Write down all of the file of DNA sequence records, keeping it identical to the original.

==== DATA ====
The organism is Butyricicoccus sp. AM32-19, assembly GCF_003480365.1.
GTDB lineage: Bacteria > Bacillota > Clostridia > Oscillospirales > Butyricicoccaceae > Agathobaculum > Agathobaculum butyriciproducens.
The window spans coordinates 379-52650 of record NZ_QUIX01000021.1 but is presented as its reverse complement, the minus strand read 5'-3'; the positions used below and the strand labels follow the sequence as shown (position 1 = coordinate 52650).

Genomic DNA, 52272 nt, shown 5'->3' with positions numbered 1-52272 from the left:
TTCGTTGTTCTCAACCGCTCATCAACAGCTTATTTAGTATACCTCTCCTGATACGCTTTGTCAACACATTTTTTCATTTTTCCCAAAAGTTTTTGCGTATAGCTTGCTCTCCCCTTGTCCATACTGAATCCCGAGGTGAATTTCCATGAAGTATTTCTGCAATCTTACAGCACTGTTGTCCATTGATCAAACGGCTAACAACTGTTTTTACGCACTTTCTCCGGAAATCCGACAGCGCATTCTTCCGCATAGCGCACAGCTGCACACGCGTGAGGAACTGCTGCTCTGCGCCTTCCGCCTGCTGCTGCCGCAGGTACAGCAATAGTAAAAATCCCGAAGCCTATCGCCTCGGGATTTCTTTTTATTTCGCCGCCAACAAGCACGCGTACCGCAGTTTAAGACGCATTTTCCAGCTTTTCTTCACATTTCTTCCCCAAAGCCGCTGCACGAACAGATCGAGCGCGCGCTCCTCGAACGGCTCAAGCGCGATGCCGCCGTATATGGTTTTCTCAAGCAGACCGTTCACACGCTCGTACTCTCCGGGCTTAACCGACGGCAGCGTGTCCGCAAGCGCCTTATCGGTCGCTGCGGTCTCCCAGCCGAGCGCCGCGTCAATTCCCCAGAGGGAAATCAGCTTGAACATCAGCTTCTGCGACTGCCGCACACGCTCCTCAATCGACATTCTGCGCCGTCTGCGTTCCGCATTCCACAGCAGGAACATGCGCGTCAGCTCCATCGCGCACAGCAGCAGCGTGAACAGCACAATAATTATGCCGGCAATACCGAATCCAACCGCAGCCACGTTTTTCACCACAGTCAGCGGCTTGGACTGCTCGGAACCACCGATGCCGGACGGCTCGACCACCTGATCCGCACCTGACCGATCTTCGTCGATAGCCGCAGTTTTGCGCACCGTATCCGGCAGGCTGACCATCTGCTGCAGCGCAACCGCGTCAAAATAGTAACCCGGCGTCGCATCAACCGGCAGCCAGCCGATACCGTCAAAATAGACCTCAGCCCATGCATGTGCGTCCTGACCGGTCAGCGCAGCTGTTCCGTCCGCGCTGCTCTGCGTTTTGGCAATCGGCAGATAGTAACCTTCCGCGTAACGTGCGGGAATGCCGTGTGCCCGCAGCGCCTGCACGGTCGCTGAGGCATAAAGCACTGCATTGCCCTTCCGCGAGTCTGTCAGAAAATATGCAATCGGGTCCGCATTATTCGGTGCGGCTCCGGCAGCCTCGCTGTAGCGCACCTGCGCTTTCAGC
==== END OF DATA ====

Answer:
The organism is Butyricicoccus sp. AM32-19, assembly GCF_003480365.1.
GTDB lineage: Bacteria > Bacillota > Clostridia > Oscillospirales > Butyricicoccaceae > Agathobaculum > Agathobaculum butyriciproducens.
The window spans coordinates 379-52650 of record NZ_QUIX01000021.1 but is presented as its reverse complement, the minus strand read 5'-3'; the positions used below and the strand labels follow the sequence as shown (position 1 = coordinate 52650).

Genomic DNA, 52272 nt, shown 5'->3' with positions numbered 1-52272 from the left:
TTCGTTGTTCTCAACCGCTCATCAACAGCTTATTTAGTATACCTCTCCTGATACGCTTTGTCAACACATTTTTTCATTTTTCCCAAAAGTTTTTGCGTATAGCTTGCTCTCCCCTTGTCCATACTGAATCCCGAGGTGAATTTCCATGAAGTATTTCTGCAATCTTACAGCACTGTTGTCCATTGATCAAACGGCTAACAACTGTTTTTACGCACTTTCTCCGGAAATCCGACAGCGCATTCTTCCGCATAGCGCACAGCTGCACACGCGTGAGGAACTGCTGCTCTGCGCCTTCCGCCTGCTGCTGCCGCAGGTACAGCAATAGTAAAAATCCCGAAGCCTATCGCCTCGGGATTTCTTTTTATTTCGCCGCCAACAAGCACGCGTACCGCAGTTTAAGACGCATTTTCCAGCTTTTCTTCACATTTCTTCCCCAAAGCCGCTGCACGAACAGATCGAGCGCGCGCTCCTCGAACGGCTCAAGCGCGATGCCGCCGTATATGGTTTTCTCAAGCAGACCGTTCACACGCTCGTACTCTCCGGGCTTAACCGACGGCAGCGTGTCCGCAAGCGCCTTATCGGTCGCTGCGGTCTCCCAGCCGAGCGCCGCGTCAATTCCCCAGAGGGAAATCAGCTTGAACATCAGCTTCTGCGACTGCCGCACACGCTCCTCAATCGACATTCTGCGCCGTCTGCGTTCCGCATTCCACAGCAGGAACATGCGCGTCAGCTCCATCGCGCACAGCAGCAGCGTGAACAGCACAATAATTATGCCGGCAATACCGAATCCAACCGCAGCCACGTTTTTCACCACAGTCAGCGGCTTGGACTGCTCGGAACCACCGATGCCGGACGGCTCGACCACCTGATCCGCACCTGACCGATCTTCGTCGATAGCCGCAGTTTTGCGCACCGTATCCGGCAGGCTGACCATCTGCTGCAGCGCAACCGCGTCAAAATAGTAACCCGGCGTCGCATCAACCGGCAGCCAGCCGATACCGTCAAAATAGACCTCAGCCCATGCATGTGCGTCCTGACCGGTCAGCGCAGCTGTTCCGTCCGCGCTGCTCTGCGTTTTGGCAATCGGCAGATAGTAACCTTCCGCGTAACGTGCGGGAATGCCGTGTGCCCGCAGCGCCTGCACGGTCGCTGAGGCATAAAGCACTGCATTGCCCTTCCGCGAGTCTGTCAGAAAATATGCAATCGGGTCCGCATTATTCGGTGCGGCTCCGGCAGCCTCGCTGTAGCGCACCTGCGCTTTCAGC